Apache Kafka vs Apache Pulsar

Rating: 4.8

We can't deny that technology is improving every single day. It is the most competitive field, with continuous updates to software, applications, and various other stuff.

And this gives rise to a problem, how to choose the best among so many options? Moreover, Apache Kafka has been ruling hearts for years when it comes to streaming data. However, in 2013, Yahoo launched a streaming and messaging platform called Apache Pulsar. Now, it's a part of the Apache Software Federation. It was created to overcome the limitations of Kafka when it was open-sourced in 2016. After that, its popularity went like a shot.  

However, both of them are good in their own way, and today, we will compare them both and find out which one is the best!

Before we start with a comparison, knowing both of them would be better!

Apache Kafka vs Apache Pulsar - Table Of Content

What is Apache Kafka?

In 2011, LinkedIn developed Apache Kafka and released it as an open-source. Since then, Apache Kafka has become the default choice of so many users when thinking about the streaming data or PubSub system. However, since its inception, it has spread its wings very wide! Kafka is an open-sourced streaming platform; it can handle trillions of events in a day. The de facto for event streaming use cases, it is used by thousands of organizations. The list of its customers has automobile manufacturers to the giant internet provider. And has over 5 million downloads!

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What is Apache Pulsar?

Apache Pulsar, created by Yahoo in 2013, is an open-sourced distributed messaging system. Initially, it was created as a queuing system; however, later, its features were widened based on the needs of the customers. Now it works as an event streaming platform also! For its storage, Pulsar makes use of Apache BookKeeper. All those events that can be done on Apache Kafka can be done efficiently and with high quality on Pulsar.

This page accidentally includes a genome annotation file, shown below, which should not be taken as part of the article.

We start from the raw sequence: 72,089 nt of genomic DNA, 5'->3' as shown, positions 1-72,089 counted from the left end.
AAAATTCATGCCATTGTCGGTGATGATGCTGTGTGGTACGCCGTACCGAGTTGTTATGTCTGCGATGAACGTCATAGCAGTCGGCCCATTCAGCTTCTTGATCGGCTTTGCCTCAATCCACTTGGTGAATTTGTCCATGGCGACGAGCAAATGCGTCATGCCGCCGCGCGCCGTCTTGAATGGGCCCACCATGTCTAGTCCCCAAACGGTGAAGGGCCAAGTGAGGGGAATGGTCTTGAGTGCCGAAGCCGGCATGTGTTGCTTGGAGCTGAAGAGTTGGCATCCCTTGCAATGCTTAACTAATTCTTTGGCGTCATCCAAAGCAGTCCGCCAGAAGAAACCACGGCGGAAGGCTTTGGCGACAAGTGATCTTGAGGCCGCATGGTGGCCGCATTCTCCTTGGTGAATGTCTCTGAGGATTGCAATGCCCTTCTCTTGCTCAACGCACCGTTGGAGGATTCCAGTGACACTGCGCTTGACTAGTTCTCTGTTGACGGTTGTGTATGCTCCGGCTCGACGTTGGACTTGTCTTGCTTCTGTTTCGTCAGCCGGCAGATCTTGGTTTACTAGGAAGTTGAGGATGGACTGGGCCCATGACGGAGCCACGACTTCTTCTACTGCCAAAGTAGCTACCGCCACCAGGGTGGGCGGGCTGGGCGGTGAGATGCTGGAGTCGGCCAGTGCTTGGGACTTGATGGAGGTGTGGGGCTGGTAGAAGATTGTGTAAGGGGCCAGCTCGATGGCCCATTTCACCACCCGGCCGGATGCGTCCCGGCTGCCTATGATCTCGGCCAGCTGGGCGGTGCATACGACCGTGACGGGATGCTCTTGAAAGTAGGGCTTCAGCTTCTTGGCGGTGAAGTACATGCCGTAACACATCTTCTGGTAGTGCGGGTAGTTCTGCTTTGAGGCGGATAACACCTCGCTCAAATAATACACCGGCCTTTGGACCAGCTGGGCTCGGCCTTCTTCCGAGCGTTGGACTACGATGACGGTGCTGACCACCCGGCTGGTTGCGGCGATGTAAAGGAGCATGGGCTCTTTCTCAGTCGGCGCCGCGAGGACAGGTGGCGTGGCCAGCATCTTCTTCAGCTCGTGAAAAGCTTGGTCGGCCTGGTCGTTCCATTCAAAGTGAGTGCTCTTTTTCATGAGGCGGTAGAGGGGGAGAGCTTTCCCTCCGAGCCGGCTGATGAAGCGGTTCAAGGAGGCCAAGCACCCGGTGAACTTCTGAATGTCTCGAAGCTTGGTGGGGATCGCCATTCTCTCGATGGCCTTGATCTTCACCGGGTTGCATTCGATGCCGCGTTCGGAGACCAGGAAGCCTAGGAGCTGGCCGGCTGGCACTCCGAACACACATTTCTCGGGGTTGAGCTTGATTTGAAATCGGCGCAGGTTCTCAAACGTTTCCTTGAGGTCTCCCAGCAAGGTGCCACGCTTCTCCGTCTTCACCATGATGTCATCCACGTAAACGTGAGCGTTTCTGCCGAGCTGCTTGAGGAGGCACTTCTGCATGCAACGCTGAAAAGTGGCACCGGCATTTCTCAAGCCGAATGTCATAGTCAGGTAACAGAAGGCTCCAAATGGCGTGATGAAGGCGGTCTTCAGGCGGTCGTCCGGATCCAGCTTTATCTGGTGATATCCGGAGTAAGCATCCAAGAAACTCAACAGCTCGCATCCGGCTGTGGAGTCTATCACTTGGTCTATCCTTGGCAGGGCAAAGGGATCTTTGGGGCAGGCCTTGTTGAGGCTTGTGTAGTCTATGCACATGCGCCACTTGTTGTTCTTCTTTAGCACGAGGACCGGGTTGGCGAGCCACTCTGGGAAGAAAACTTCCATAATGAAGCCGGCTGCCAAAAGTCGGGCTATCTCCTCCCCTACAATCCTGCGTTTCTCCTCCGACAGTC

We will compare different features and structures of both of the open-sourced platforms to discuss their functions.



When it comes to throughput, Kafka is the best in the game. It provides writing two times faster than Pulsar, which is based on the popular benchmark—open messaging.


Kafka provides the lowest latency at high throughput, but it also provides durability and high availability. 

However, it is even faster than Pulsar in all benchmarks in its default structure.


We will discuss and compare some other general information of both Kafka and Pulsar in this one.

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Both of them are open-sourced licensed. However, Kafka has some added security, storage, and more.


Some functions can be found in both the platforms, such as Broker, zookeeper, Multi Data Replication, and service discovery. Although the level of quality varies, in some features, the Pulsar is Better than the Kafka and vice versa. 

Message Consumption Model

Kafka uses a pull-based approach, and Pulsar uses push-based architecture. Kafka provides messages where consumers pull messages from the server with the use of long-polling; it is made sure that new messages are available forthwith. 

Whereas Apache Pulsar uses a push-based approach and an API that facilitates consumer pulls. A pull-based approach is preferable for high throughput because they allow their users to manage the flow themselves. It helps them to fetch what they need! Moreover, Push-based architecture doesn't have such functions; it requires flow control and backpressure so that it can be integrated with the broker.